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Balancing Act: The Jam-Packed Life Of Jimmy Chin

The North Face Meru Expedition, 2011
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[leadin]Jimmy Chin is a very, very busy guy.[/leadin]

Meru Expedition, Garwhal, India
Meru Expedition, Garwhal, India; photo by Renan Ozturk

“Yeah…no, yeah, let’s do it,” he said when I connected with him via phone after a few months of back-and-forth. Chin, 42, of Jackson, Wyoming, sounded harried. This wasn’t the best time for an interview – he had just finished a different call, and was driving from the Los Angeles airport into the city for another project. It was Friday at 4:30 p.m. on the west coast, and he was very much in the throes of the workweek.

The thing is, no time is a great time to interview Chin. He is a professional athlete – a climber and skier, mostly – for The North Face; but he is also a professional photographer and filmmaker. Those are two jobs that, by themselves, require a huge time commitment and have variable schedules with odd hours and long days, weeks, and even months, away from home.

Chin does both of them simultaneously, and sometimes they overlap: in 2011, Chin, with Conrad Anker and Renan Ozturk, made the first ascent of Mount Meru’s Shark Fin, a high-alpine big wall in northern India; the climb was documented in the 2015 film Meru, which Chin directed, produced, and (with Ozturk’s help) shot.

So, yes – he’s busy. And that was exactly what I wanted to talk to him about: how he balances dual ambitions as an athlete and a content-producer; his tricks for shooting in expedition conditions; and his roots in Minnesota, where GearJunkie is based.

The North Face Meru Expedition, 2011
Jimmy Chin during the North Face Meru Expedition, 2011; photo by Renan Ozturk

GearJunkie: First off – to put it simply – how do you balance being a top-flight climber and athlete with being a top-flight, sought-after photographer and filmmaker? Do you identify yourself more as an athlete or a creator?

Jimmy Chin: It definitely fluctuates. There are a lot of different aspirations and inspirations I have, and some of them are more physically- and athletically-based, while some are more intellectually and creatively-based. Usually, they’re tied closely together, so often times it’s both.

I do still love the days in the mountains or out in the ocean, where it’s just a big day of skiing, for example, and I don’t even think about shooting a photo. There are also projects that are just shooting-based and creatively-based and all you’re thinking about is creating an image or capturing footage. It spans that whole spectrum, which I think is cool.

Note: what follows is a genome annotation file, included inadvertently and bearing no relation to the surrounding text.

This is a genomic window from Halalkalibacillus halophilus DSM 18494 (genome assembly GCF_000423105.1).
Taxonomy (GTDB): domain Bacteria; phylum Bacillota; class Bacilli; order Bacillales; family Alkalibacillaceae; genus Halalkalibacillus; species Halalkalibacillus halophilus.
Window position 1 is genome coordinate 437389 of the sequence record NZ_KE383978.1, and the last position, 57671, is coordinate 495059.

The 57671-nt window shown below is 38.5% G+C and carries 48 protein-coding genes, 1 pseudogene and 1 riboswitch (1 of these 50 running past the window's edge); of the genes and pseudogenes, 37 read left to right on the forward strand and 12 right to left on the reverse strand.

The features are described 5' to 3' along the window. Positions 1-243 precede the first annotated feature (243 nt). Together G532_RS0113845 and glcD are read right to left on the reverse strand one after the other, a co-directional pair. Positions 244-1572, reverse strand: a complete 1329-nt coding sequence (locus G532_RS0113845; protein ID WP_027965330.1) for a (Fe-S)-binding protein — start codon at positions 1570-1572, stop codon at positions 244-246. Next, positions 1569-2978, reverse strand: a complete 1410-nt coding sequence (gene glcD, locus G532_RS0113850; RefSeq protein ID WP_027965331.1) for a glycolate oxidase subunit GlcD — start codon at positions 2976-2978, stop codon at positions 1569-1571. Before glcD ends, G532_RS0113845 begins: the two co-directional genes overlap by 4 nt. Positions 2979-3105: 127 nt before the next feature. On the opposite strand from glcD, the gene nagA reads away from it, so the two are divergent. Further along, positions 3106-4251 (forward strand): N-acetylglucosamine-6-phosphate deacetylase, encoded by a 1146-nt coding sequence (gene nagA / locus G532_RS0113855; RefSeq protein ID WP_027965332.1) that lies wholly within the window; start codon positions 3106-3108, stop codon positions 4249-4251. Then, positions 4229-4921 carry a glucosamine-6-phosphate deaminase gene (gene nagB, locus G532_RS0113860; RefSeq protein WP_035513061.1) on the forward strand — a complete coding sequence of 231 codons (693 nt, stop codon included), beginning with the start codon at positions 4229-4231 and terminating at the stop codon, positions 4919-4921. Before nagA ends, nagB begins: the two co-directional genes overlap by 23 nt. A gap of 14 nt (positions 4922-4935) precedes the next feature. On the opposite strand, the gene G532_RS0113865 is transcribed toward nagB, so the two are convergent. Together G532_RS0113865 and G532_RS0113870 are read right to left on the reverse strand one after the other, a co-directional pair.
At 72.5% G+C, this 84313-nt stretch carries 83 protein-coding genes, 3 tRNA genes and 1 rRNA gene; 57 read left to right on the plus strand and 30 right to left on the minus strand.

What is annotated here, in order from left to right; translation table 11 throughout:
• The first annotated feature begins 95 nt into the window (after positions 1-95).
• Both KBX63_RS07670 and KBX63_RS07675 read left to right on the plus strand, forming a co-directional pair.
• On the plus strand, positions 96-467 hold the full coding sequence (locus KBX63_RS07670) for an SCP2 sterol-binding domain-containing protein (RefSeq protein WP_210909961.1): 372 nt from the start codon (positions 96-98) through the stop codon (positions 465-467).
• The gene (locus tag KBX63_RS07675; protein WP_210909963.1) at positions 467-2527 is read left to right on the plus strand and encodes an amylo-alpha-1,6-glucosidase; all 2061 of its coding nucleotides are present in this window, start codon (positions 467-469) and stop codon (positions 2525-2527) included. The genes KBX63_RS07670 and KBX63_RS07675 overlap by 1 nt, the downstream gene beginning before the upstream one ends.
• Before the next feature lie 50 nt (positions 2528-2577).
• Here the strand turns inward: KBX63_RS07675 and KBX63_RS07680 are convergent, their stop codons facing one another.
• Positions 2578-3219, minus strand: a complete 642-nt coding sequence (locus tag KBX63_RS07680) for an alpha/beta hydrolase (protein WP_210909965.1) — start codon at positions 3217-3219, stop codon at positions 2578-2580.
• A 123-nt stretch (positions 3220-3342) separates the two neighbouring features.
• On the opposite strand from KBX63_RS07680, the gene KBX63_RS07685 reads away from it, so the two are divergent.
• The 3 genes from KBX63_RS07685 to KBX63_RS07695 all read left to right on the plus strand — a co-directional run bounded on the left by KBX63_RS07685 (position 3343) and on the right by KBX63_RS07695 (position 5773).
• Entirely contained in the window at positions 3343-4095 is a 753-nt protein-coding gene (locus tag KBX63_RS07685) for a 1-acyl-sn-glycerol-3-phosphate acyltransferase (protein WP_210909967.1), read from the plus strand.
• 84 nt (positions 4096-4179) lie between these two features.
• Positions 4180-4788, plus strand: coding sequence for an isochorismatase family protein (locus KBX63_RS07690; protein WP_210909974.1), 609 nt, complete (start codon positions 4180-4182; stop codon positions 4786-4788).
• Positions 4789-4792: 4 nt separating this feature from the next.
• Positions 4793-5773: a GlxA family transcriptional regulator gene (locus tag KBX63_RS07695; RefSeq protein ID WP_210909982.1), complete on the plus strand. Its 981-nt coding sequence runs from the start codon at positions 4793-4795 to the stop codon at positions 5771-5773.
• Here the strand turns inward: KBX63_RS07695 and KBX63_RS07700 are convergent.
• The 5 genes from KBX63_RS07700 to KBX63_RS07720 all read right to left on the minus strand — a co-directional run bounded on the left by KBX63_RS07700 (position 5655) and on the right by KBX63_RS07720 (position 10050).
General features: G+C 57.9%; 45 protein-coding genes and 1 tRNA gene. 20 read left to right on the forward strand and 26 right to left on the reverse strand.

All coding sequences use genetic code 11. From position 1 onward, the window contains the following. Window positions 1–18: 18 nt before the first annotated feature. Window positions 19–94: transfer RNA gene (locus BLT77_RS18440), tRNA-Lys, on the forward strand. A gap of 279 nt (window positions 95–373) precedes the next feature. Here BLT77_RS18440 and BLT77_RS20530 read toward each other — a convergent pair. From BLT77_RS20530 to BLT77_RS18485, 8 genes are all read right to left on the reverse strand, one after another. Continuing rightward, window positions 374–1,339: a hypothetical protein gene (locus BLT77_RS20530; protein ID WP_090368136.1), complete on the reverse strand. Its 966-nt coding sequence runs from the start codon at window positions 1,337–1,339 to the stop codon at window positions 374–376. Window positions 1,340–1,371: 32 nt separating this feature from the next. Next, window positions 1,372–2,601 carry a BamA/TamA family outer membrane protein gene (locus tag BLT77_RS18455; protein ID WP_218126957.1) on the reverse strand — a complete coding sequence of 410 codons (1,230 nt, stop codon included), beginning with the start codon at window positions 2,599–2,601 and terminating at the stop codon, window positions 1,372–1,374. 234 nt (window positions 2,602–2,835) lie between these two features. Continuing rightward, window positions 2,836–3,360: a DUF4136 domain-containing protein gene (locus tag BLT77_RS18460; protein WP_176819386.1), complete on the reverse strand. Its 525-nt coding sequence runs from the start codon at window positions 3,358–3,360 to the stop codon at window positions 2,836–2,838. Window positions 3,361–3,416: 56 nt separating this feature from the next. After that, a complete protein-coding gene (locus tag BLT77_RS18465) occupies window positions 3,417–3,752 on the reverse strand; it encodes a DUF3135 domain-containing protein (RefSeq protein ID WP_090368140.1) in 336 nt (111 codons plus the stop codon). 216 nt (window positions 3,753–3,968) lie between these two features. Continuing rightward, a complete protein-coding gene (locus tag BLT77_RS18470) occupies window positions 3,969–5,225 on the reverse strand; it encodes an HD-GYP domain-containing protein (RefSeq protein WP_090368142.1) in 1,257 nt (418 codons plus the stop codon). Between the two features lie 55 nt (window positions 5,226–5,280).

To that end, do you ever feel your photography work pulls you away from your climbing pursuits, or vice-versa?

They can work symbiotically, but I can get pulled in a lot of different directions. In any month, I have personal athletic objectives, but also a big photo shoot, and maybe a motion shoot on another production. There’s always a lot going on – I shoot commercial work, and editorial work, and sometimes just for fun. There’s also the business side; since all of these careers are businesses that require management. There’s always a lot of bouncing between these different aspects of my world.

What unique challenges do you face when you combine the two – when you’re on a major expedition but you’re also shooting or filming it?

I’ll put it this way: when you go on a climb, there are a thousand things to think about. When you go on a shoot, there are a thousand things to think about. When you do both, there are two thousand things to think about. You’re managing more equipment and thinking not just about the risks and objective hazards of climbing, but also about high-angle shooting and equipment and everything else.

Is the desire not to hold up a climb or expedition because of your photo/film equipment, or because you’re trying to get good footage, ever a source of stress?

It depends what kind of shoot it is. If it’s commercial, you’re more focused on going out to get good footage. That’s the whole point. But if it’s a big climb and you’re shooting editorially, your shooting definitely shouldn’t hold up the climbing.

How, then, do you keep from getting weighed down or otherwise slowed by the extra bulk of your cameras?

I usually go with a really stripped-down system for the weight. You’re already managing a lot of tasks so I try to keep it pretty simple. It’s also about being really organized with your systems, and really familiar with them so you can be efficient. So much of shooting on expeditions and difficult climbs is about efficiency.

What does your stripped-down system include? What’s the minimum photo equipment you’d take on a climb?